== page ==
On August 14, 1901, the steamer Islander departed Skagway bound for Victoria, British Colombia. She steamed at full capacity with more than 100 passengers and 60 crewmembers, as well as a reported 6 million dollars in gold bullion. Early the next morning, just south of Juneau, she fatally struck rocks or an iceberg that put an enormous hole in the front of the vessel. The captain attempted to bring her ashore at nearby Douglas Island but was unsuccessful. This led passengers rushing to the lifeboats. Many were overloaded and hastily put into the rough seas. One lifeboat, full of women and children, was put into the water only to be overrun by panicked passengers jumping from the sinking ship. About fifteen minutes after she struck, the Islander slipped below the sea. Several lifeboats too close to the ship were sucked down with her beneath the waves as well, never to return. One unfortunate woman was climbing into a lifeboat when the suction from an intake pipe ripped her away from her husband, sending her to the belly of the ship and to an icy grave along with at least 40 other souls. Despite numerous salvage attempts and several court cases over salvage rights, most of the gold was never recovered.

This photo of the author has nothing to do with Southeast Alaska shipwrecks, but he wanted to show off his new boat on the Mississippi River. Katie Devereaux image

The most profound maritime tragedy by far was the earlier-mentioned Princess Sophia. While would love to tell you about it ,and the fate of the 353 or more souls who perished aboard her after she met her demise on a rock one foggy evening, the story already exists elsewhere. If you would like to read an in depth and extraordinarily well-written account of the tragedy, I would recommend “The Sinking of the Princess Sophia: Taking the North Down With Her” by the talented Ken Coates.

But better yet, if you would like a rich historical perspective on the sinking served with a deliciously frightening and true ghost story (no bias, of course), read my chapter on the Princess Sophia in The “Spirits of Southeast Alaska: The History & Hauntings of Alaska’s Panhandle,” available on Amazon or at a bookstore near you.

My journey into the historical hauntings of Alaska

Thank you very much for taking the time to read the first blog post I have ever attempted in my life.

I would like to take this opportunity in this, my first venture into internet writing, to thank the members of my publishing company for their hard work in making this all possible. I also want to thank my dear wife, Katie, for the countless hours she spent editing, advising, website creating and putting up with her rather impatient and demanding husband. I couldn’t have done any of this without her, and she continues to be a daily inspiration and a shining example of what humans who are far more attractive than I look like. Finally, I want to thank my parents. They planted the seed that grew into the little tree that is “The Spirits of Southeast Alaska” and this blog.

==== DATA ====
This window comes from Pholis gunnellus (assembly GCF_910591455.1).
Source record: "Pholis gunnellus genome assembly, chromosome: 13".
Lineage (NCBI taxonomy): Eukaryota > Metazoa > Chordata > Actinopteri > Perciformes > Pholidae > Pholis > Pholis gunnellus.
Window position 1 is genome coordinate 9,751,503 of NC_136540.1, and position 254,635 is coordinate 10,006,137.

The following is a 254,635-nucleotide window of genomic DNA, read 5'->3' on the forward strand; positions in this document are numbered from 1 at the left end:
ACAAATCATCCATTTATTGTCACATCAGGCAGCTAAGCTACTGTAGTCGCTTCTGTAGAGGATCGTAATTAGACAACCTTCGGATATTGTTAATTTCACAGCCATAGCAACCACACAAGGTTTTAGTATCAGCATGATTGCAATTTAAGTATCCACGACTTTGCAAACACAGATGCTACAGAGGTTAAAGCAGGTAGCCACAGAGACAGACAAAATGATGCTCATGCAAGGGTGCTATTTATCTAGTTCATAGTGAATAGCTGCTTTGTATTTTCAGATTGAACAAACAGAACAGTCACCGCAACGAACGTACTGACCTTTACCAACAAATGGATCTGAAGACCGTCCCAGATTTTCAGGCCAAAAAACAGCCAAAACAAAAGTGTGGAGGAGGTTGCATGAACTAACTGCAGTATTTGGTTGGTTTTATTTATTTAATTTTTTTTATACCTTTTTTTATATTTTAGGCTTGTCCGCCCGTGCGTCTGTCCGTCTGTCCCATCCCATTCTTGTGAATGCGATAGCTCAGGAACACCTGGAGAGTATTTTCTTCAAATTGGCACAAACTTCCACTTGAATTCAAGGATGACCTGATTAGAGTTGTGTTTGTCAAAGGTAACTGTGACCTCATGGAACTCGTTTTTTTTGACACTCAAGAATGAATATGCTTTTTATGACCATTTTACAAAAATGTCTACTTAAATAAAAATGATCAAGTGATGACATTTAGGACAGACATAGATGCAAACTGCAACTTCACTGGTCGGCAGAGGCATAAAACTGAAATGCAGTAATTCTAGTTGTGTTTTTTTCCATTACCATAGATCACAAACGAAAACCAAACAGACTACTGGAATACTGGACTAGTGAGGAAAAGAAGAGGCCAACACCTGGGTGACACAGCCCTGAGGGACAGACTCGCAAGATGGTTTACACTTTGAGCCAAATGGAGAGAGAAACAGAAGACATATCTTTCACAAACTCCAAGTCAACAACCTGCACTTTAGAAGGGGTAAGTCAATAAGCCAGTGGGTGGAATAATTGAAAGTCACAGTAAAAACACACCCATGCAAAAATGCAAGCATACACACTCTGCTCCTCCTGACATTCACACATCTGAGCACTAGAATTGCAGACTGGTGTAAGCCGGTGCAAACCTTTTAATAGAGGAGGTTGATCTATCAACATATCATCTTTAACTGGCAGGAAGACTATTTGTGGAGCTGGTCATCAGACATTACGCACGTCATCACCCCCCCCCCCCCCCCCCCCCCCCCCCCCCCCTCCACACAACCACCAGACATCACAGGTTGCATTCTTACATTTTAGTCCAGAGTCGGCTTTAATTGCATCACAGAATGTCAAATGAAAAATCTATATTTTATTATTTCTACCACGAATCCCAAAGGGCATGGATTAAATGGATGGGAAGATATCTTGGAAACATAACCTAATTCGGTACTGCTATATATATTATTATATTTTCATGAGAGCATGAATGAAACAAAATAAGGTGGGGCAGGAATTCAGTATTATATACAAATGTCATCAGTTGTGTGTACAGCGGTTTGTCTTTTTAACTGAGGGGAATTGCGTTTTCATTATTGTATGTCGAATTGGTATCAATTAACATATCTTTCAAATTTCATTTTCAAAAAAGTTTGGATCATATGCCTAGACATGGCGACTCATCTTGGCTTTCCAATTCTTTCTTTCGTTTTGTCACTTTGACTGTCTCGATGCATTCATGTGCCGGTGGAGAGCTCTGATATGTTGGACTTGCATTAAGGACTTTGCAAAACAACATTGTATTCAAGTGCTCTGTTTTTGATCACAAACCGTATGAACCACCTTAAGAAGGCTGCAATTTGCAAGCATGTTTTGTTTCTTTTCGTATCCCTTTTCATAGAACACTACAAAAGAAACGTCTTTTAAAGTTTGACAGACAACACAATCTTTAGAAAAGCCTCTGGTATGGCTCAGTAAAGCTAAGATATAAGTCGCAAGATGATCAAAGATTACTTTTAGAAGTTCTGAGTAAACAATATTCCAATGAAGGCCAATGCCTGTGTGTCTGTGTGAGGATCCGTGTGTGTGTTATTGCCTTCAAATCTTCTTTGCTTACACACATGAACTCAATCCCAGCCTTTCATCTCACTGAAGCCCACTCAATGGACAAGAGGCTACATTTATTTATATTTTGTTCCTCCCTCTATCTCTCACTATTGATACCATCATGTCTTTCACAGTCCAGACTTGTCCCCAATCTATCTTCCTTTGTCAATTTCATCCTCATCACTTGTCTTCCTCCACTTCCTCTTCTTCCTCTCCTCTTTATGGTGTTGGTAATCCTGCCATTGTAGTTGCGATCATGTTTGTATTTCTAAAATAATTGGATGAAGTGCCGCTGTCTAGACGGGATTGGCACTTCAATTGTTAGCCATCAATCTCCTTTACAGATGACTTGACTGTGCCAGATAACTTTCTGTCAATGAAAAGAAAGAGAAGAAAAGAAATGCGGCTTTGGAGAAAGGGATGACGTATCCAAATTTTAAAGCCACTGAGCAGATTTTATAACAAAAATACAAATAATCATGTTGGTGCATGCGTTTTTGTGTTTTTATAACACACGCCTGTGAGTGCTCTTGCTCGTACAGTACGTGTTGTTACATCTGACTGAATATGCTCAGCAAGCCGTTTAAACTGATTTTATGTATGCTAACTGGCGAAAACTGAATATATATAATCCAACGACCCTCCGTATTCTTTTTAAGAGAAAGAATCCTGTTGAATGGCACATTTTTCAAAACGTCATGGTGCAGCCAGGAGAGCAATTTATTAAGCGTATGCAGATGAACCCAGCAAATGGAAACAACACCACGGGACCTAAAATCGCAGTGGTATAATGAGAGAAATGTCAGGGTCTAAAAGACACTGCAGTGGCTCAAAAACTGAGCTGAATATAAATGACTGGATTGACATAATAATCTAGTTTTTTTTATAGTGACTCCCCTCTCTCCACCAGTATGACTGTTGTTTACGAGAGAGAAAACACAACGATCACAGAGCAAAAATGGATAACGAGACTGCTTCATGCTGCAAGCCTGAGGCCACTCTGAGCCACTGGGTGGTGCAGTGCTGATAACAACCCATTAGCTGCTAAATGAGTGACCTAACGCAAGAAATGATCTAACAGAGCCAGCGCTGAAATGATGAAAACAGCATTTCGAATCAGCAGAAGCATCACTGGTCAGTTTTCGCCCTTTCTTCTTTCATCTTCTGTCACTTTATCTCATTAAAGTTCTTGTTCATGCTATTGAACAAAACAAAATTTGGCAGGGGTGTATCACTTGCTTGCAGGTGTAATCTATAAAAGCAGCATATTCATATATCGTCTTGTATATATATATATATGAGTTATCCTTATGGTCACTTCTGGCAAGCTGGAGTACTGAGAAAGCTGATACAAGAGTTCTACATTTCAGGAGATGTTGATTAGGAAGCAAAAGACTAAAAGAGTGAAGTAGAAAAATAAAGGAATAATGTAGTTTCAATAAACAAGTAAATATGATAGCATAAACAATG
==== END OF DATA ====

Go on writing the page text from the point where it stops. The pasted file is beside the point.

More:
You see, my little ghost/history book was started well before I ever stepped foot in Alaska, beginning in earnest during the family vacations of my youth. Each summer we took a break from the monotony of city life and traveled somewhere we could reconnect to our surroundings and to each other. Sometimes we would spend a week full of sunburn and fun on a sandy beach. Sometimes we spent our time believing in magic again in one of Florida’s many amusement parks. Sometimes it was just a quick trip north of our Chicago home to the lake lands of Wisconsin. But the vacations most often taken–and by far my favorites–were the epic American road trips. We
would pile into our old minivan, cram the back with camping gear and comfort food, and set off on the open road. As long as I wasn’t looking out my brother or sister’s window, which my siblings and I strangely agreed was forbidden (everyone has their limits), I was able to take in sights that instilled in me a life-long curiosity for the world we live in.

Our family would tour national parks, paddle down raging rivers, hike through rugged mountains and camp under starry skies. Many a night we would sit around the campfire, bellies loaded with sugar from s’mores, and listen to my father tell ghost story after ghost story. There were a few definite favorites we often heard, such as the story of the Lady of the Lake, who lost her child to a drowning during a terrible storm. She was so overcome by grief that she ended her own life in those waters, only to return on moonlight nights to search in vain for her baby. There was the story of the hunter and his beloved pet monkey, the envy of the hunter’s assistant. In a jealous rage one night, the assistant killed the monkey only to have it return from beyond the grave to wreak havoc on the lives of whomever he found. Finally, there was the H. G. Wells inspired tale of people living below the earth who would creep out from their labyrinths at night seeking food in the form of their distant human cousins. Needless to say, we did not sleep well on these camping trips, as every story told just happened to occur upon the ground on which we slept.

Campfire stories like those are perhaps as old as speech itself. A warning to children that not all who enter the woods are safe; that they must remain on their guard lest misfortune befall them. They are meant to entertain, to frighten, and, perhaps, to keep children who are loaded to the gills with sugar from running off into the woods like maniacs.